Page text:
Strategic air operations. The actual conduct of reflex operations from Spain (currently 35 B–47’s) is now planned to continue at approximately the same rate until the B–47’s phase-out as strategic aircraft in the first-half of 1966. In connection with considerations for early B–47 reflex force phase-out, the Air Force notes that there are serious problems existing in the strategic force [1 line of source text not declassified] which may dictate retention of B–47’s in the active inventory longer than now planned. The Secretary of Defense does not believe deferrals of the phase-out of the B–A7’s will be necessary.

Use of Spanish bases to support reflex and [less than 1 line of source text not declassified] will be a continuing requirement. The Spanish bases support the KC–135 refueling forces [2-1/2 lines of source text not declassified]. The UK bases offer a poor alternative for refueling operations, or for emergency landings when refueling malfunctions occur, due to the high incidence of uncertain weather conditions and operational limitations associated with the UK bases themselves. Spain is well aware of these refueling operations. [3 lines of source text not declassified]

The Joint Chiefs of Staff believe that any actions which reduce or eliminate the use of the Spanish strategic air bases in the near future would impact severely on our over-all military posture and on our strategic force flexibility. These bases, with their excellent facilities (they were specifically designed and constructed for strategic operations), ideal weather conditions, and geographical location, together with the complete lack of Spanish restrictions on type of aircraft, [less than 1 line of source text not declassified] or other operational matters, provide the United States with the most flexible foreign base complex we have.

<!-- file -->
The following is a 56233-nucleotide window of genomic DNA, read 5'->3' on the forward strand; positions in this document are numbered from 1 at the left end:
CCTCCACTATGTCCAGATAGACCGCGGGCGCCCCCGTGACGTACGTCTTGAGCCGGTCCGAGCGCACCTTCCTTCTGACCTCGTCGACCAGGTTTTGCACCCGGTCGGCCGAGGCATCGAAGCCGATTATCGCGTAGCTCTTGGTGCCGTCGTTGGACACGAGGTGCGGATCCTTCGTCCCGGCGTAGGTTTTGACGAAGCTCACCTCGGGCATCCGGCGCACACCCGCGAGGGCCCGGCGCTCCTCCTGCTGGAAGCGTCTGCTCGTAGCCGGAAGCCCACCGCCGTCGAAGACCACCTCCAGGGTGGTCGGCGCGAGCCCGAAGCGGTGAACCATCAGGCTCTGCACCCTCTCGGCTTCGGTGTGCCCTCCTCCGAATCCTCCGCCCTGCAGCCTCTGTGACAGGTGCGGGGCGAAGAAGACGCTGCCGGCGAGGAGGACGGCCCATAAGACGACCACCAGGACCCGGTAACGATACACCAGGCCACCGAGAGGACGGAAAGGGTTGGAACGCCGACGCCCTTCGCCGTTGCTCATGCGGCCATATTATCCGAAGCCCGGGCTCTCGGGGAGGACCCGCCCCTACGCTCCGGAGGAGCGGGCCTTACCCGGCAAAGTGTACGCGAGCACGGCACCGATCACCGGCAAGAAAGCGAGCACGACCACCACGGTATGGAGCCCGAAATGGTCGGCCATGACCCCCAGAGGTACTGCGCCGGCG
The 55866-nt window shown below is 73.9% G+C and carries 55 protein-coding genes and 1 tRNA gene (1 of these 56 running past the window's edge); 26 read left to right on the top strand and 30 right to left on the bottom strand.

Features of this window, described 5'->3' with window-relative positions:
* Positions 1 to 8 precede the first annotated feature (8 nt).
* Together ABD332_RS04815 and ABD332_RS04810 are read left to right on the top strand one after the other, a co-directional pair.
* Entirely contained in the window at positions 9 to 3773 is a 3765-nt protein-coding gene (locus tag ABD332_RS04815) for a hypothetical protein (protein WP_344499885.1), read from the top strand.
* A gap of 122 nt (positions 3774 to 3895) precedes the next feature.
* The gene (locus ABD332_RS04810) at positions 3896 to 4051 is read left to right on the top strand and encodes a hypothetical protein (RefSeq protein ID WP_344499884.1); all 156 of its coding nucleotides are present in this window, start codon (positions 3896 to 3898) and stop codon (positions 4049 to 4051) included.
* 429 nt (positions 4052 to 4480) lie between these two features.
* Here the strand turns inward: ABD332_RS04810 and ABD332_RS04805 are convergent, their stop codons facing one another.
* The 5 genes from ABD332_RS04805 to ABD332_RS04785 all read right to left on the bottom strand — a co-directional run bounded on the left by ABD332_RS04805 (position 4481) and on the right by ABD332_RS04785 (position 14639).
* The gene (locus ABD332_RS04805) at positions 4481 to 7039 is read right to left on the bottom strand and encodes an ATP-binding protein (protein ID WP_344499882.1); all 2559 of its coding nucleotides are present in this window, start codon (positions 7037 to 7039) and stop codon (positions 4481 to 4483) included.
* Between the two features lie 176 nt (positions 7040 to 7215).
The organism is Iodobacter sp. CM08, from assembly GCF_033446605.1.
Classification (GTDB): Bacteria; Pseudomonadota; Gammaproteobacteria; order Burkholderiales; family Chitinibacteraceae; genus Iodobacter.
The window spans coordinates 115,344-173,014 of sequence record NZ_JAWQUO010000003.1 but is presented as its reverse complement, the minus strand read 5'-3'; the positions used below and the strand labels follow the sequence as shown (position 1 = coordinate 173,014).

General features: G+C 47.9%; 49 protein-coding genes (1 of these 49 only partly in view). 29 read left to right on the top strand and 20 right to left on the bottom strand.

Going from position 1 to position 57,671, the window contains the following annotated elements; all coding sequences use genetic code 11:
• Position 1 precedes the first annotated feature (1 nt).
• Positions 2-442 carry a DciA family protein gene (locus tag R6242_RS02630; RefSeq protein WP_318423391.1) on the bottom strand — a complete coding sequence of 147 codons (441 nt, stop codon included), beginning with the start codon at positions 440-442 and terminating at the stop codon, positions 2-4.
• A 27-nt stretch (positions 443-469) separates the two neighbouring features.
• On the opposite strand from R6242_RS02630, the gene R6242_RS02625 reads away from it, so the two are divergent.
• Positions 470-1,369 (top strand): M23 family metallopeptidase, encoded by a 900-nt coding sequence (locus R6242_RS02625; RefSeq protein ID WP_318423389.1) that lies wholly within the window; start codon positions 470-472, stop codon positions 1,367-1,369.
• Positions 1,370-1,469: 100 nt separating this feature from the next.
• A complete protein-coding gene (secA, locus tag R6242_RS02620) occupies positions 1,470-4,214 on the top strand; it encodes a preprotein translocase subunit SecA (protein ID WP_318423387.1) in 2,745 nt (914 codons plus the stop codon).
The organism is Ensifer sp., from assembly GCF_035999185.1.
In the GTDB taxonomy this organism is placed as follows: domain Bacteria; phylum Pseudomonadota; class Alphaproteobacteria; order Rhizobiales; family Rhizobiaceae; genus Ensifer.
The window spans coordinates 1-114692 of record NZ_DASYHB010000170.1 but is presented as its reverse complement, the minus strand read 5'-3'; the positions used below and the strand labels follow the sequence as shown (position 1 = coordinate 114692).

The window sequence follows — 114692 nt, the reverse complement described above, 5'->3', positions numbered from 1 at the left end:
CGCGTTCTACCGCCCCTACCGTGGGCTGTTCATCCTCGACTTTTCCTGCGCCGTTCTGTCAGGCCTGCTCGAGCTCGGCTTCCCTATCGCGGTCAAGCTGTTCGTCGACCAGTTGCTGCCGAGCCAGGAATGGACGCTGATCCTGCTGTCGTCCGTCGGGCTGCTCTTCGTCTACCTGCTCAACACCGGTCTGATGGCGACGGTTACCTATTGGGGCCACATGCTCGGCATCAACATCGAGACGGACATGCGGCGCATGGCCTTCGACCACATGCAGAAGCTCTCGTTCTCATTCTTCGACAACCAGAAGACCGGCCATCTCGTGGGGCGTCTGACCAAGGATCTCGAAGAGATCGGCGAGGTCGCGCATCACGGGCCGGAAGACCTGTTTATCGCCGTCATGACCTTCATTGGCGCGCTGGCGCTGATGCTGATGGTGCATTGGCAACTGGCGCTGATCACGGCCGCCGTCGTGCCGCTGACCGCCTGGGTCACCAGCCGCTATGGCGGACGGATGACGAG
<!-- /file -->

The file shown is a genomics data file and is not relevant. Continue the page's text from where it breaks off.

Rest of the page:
Air defense of Spain. From a U.S. standpoint, the three U.S. air defense fighter squadrons in Spain are of very limited significance for air defense. [1-1/2 lines of source text not declassified]

[3 paragraphs (26 lines of source text) not declassified]

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The most feasible alternative [less than 1 line of source text not declassified] in light of the current political climate would be support of the second Polaris submarine squadron from the U.S. This would cause a significant reduction in the number of Polaris missiles on alert (or the time on alert for the total number of missiles on the submarines being supported from the anchorage) at a time when the U.S. is relying heavily on Polaris and the numbers of ready missiles are critical. For example:

Total Missiles Missiles on alert (average) with anchorage